9. Arctic Liquid Freezer II: Best 360mm AIO for overclocking 12700K
The Liquid Freezer II 360 is among the best 360mm AIOs. It’s super quiet, packs a massive cooling punch, and is ridiculously affordable considering what you get. The only downside is the lack of RGB. With that said, the linked listing has RGB options in case you need a light show to be a part of your CPU cooler. This is a perfect match for an overclocked 12700K. You can also use it with a stock 12700K. If that’s the case, though, we recommend the 240mm version over this one. You’ll save some cash, and the noise difference won’t be noticeable since even the 240mm version has more than enough cooling potential to keep the latest i7 cool while being silent as a mouse.
9. MSI MEG CoreLiquid S360: Best 360mm AIO for 12700K with out-of-box LGA 1700 compatibility
Almost everything we said about the CoreLiquid S280 stands true for its bigger cousin, the CoreLiquid S360. Eye-watering price, out-of-box LGA 1700 compatibility, fantastic cooling performance, low noise, and a large 2.4-inch LCD screen. Potential clearance issues shouldn’t concern S360 buyers because chances are you won’t try to fit this version inside a compact SFF case. If you want a powerful AIO to run an overclocked 12700K and don’t care about the price, the CoreLiquid S360 is a superb choice.
CPU coolers & LGA 1700 compatibility
As we already mentioned at the start of this piece, you can cool the 12700K with a quality single tower air cooler, while gaming and performing serious, multithreaded, work. The 12700K doesn’t transform into an all-devouring beast when you switch from gaming to, let’s say, Blender, unlike the 12900K. Running the CPU without power limits nets you next to zero performance boost. You’ll also get a minimal performance boost if you overclock the 12700K. In other words, any quality single or dual tower air cooler, or a 240mm AIO, should do the trick since we don’t recommend overclocking the CPU. Get a 280mm or a 360mm AIO only if you want to play with OC limits.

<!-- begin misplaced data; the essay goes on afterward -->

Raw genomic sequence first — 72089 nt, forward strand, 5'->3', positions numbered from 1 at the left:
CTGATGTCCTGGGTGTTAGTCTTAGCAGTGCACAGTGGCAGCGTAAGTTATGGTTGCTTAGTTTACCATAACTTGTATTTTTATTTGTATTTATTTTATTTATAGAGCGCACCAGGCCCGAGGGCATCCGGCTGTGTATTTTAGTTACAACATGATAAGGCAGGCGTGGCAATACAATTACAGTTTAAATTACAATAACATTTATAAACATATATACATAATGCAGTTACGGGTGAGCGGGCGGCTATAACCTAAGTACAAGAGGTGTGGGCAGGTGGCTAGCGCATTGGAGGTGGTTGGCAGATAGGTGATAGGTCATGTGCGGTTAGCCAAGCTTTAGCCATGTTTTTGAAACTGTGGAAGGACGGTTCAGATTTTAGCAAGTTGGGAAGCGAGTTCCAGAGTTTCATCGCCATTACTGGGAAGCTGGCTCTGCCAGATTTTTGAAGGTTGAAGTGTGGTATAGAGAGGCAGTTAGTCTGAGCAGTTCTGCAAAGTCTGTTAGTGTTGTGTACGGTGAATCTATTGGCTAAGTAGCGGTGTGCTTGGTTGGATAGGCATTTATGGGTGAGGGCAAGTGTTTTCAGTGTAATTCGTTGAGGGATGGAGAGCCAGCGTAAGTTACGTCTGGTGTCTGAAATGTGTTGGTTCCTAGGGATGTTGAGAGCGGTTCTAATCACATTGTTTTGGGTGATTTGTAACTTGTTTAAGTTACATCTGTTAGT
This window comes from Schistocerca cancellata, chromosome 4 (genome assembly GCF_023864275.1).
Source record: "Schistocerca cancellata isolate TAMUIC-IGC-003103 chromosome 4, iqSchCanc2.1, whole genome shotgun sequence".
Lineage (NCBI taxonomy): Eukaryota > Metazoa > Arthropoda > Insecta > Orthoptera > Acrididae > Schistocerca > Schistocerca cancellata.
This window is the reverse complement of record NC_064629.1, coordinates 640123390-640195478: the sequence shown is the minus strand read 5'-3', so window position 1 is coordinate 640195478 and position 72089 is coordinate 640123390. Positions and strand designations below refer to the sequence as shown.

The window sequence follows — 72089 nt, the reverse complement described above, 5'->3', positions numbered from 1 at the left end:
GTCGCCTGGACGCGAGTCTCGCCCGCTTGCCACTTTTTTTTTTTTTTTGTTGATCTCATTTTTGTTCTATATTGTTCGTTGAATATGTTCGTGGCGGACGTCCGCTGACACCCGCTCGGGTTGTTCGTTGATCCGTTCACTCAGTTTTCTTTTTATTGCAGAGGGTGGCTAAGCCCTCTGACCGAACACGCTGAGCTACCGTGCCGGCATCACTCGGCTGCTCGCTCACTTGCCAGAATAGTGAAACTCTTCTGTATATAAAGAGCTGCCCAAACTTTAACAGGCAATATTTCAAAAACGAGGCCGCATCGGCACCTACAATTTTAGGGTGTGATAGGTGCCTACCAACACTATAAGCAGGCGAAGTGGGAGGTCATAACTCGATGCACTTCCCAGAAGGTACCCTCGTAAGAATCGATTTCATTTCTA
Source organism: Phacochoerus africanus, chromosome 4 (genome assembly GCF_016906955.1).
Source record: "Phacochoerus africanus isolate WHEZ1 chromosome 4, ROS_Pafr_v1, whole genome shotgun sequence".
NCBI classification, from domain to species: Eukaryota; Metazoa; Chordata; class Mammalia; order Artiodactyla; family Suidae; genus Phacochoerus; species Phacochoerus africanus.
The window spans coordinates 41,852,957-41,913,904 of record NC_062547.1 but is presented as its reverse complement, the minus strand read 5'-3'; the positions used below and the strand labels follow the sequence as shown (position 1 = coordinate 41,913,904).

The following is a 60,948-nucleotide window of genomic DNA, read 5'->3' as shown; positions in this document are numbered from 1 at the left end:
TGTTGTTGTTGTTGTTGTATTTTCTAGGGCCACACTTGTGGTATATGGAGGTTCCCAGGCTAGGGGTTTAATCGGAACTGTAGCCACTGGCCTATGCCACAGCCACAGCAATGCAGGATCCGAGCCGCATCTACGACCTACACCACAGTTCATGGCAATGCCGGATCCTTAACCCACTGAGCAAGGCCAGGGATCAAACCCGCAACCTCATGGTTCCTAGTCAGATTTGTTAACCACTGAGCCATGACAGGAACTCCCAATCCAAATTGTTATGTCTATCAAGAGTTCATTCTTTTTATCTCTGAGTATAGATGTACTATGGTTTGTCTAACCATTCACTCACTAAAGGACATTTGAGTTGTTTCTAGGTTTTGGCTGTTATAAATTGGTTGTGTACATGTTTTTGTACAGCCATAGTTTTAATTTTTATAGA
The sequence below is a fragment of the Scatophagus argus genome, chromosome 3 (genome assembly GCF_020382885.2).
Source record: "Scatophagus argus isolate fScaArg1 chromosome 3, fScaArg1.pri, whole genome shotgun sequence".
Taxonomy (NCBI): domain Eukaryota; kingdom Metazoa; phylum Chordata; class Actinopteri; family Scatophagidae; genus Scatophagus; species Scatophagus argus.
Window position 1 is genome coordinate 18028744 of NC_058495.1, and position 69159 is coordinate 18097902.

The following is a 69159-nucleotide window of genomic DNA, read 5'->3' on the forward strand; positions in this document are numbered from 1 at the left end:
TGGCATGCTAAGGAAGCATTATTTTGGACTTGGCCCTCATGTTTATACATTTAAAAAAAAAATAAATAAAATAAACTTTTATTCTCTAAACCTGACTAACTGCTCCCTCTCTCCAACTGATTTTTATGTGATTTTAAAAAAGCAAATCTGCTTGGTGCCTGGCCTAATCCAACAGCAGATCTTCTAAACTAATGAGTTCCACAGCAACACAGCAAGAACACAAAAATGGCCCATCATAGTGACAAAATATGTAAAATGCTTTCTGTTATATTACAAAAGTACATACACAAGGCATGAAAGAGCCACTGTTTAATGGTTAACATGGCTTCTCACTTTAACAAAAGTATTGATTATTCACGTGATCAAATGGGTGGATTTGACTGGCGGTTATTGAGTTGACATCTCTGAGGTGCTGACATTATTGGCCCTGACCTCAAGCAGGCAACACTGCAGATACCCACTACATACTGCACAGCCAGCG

Why buy Core i7-12700K
Let’s keep this short. The Core i7-12700K is, at the moment, the best bang-for-your-buck CPU when it comes to multithreaded performance. It’s just a few percentiles behind the 12900K while costing about 50 percent less and having much lower power requirements when used for serious work. That means you don’t have to use a 360mm AIO; even a single tower heatsink is enough for this CPU.
Suppose you plan on using the CPU for tasks such as video editing, rendering, or any other scenario that involves sweating all 12 cores found in the 12700K (8 performance cores with multithreading and four efficiency cores that don’t support multithreading) and don’t want to pay the flagship premium. In that case, the 12700K is the best choice on the market. If you only plan on using this CPU for gaming, we recommend the 12600K over the 12700K. The 12600K has almost the same gaming performance as its bigger cousins while using less power and needing a less powerful cooling solution.